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Art and the Public Sphere

H48.1054/ 2054   Lecture   4 Credits
Instructor(s): Professor Bob Holman

Art and the Public Sphere

Professor Robert Holman

H48.1054.001 (Undergraduate)

H48.2054.001 (Graduate)

Undergraduate and Graduate

Undergraduates –  Sophmores, Juniors and Seniors only

Thursday, 11am – 1:45pm

4 points – will count toward general education requirements (Humanities)

The relationship of art to the body politic has never been more critical, dynamic or debated than now. This class serves as a precise adjunct to this moment: a cross-disciplinary course exploring intersections between art, community and social change.  Students in the arts, political science, government, urban studies, Africana studies, journalism, anthropology, and others are invited to join this investigation into utopia by rolling up our sleeves and diving into the physical and cultural neighborhoods of New York City. Is Art necessary? Is Art a priori political? Can art induce social change? will be some of the questions that frame the class.

This semester, students will perform a poetry census of New York, investigating the cultural traditions of our mad, meddlesome, extravagant City, to quote Prof. Whitman. We will explore the neighborhoods, meet the poets, discover methods of translation and do other research in anticipation of a major City-wide performance of poems projected on buildings with attendant readings and celebrations. We will get at the dynamics of Endangered Languages and probe the diversity of poetry aesthetics while actually interacting with many of the City’s ethnic communities, learning their traditions as we assume the roles of journalists, ethnologists, linguists and arts activists.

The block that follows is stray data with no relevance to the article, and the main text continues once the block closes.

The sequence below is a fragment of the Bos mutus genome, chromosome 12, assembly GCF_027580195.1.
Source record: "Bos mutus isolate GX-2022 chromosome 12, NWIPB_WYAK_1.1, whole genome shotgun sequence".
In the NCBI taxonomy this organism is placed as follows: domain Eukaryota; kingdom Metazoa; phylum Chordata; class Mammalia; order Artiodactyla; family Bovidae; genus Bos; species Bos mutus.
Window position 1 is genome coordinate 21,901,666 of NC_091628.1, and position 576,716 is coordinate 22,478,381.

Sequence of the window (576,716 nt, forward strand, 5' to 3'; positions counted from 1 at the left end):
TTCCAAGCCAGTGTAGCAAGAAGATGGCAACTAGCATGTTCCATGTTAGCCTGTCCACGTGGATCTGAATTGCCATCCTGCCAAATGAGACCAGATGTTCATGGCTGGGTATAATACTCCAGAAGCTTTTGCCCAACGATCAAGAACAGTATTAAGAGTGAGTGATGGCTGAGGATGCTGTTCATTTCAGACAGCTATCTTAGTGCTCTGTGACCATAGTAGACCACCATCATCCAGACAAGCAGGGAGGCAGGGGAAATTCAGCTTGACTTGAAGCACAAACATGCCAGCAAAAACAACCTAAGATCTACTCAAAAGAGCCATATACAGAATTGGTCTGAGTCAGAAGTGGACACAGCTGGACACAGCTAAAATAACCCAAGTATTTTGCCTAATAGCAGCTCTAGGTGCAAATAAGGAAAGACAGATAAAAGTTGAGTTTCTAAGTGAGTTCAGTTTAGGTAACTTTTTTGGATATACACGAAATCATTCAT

This project seeks to combine the newest technologies (poetry projections and the web) with the oldest technologies (poetry and orality). We will be partnering with City Lore, the urban folklore center, Cave Canem, the African American poetry organization, and the Bowery Poetry Club, enabling us to participate in the interaction between arts organizations and the community.

On a summer night in East Harlem, poet Martin Espada’s lines are projected on the side of a building,  “God must be an owl, electricity coursing through the hollow bones, a white wing brushing the building.” That’s the idea: a white wing brushing the building.